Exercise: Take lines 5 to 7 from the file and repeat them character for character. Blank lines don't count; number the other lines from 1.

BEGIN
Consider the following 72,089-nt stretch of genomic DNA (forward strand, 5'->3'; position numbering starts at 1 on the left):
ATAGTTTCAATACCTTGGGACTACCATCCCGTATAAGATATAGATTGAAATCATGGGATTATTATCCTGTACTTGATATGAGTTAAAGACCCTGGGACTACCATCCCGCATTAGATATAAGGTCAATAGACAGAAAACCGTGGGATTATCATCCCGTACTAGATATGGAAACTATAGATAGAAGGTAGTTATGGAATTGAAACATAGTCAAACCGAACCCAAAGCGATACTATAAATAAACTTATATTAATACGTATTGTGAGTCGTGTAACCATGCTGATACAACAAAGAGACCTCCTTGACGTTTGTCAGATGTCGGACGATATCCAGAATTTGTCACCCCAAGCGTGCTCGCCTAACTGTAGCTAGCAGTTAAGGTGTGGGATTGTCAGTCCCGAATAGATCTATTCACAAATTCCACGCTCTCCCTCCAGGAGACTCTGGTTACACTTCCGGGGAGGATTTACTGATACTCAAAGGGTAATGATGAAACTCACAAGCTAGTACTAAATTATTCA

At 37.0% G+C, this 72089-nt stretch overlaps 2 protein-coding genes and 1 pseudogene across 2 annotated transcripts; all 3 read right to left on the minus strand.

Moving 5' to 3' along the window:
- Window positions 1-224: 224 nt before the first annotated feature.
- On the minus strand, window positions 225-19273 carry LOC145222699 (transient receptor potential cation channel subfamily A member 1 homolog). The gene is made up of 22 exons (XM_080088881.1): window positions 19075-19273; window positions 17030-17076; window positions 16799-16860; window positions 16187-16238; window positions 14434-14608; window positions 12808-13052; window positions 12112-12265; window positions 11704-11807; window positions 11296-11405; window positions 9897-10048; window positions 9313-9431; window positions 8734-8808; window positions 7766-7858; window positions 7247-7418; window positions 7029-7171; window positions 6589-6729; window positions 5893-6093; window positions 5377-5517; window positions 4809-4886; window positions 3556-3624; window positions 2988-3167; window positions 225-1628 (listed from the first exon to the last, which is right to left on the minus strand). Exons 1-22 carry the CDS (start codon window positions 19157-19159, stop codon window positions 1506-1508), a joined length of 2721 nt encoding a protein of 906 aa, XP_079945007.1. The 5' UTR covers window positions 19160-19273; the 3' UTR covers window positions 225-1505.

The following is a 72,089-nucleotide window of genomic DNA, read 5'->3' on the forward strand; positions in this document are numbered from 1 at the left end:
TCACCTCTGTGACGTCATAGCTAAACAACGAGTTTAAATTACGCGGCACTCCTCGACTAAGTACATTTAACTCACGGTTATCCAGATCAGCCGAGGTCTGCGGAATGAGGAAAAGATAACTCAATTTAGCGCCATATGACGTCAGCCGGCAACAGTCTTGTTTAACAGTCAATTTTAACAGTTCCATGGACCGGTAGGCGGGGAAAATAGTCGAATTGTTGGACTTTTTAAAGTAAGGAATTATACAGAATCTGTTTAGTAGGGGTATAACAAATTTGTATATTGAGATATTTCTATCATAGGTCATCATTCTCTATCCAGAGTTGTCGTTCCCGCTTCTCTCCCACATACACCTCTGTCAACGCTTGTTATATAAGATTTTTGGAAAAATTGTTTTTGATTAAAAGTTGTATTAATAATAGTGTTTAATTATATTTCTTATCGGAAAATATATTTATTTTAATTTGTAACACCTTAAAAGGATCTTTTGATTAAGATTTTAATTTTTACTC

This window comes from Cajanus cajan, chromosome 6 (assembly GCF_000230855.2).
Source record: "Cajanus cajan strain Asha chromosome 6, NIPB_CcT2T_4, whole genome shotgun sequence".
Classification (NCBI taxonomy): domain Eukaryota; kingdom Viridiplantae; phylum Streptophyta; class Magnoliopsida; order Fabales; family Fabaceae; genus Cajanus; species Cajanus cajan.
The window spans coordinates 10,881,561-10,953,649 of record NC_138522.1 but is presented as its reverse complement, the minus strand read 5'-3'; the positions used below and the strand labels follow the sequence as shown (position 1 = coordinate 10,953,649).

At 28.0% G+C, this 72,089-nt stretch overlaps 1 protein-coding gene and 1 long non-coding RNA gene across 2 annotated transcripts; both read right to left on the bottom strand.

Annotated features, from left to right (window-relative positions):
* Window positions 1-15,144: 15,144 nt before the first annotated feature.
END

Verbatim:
- Window positions 1-224: 224 nt before the first annotated feature.
- On the minus strand, window positions 225-19273 carry LOC145222699 (transient receptor potential cation channel subfamily A member 1 homolog). The gene is made up of 22 exons (XM_080088881.1): window positions 19075-19273; window positions 17030-17076; window positions 16799-16860; window positions 16187-16238; window positions 14434-14608; window positions 12808-13052; window positions 12112-12265; window positions 11704-11807; window positions 11296-11405; window positions 9897-10048; window positions 9313-9431; window positions 8734-8808; window positions 7766-7858; window positions 7247-7418; window positions 7029-7171; window positions 6589-6729; window positions 5893-6093; window positions 5377-5517; window positions 4809-4886; window positions 3556-3624; window positions 2988-3167; window positions 225-1628 (listed from the first exon to the last, which is right to left on the minus strand). Exons 1-22 carry the CDS (start codon window positions 19157-19159, stop codon window positions 1506-1508), a joined length of 2721 nt encoding a protein of 906 aa, XP_079945007.1. The 5' UTR covers window positions 19160-19273; the 3' UTR covers window positions 225-1505.

The following is a 72,089-nucleotide window of genomic DNA, read 5'->3' on the forward strand; positions in this document are numbered from 1 at the left end: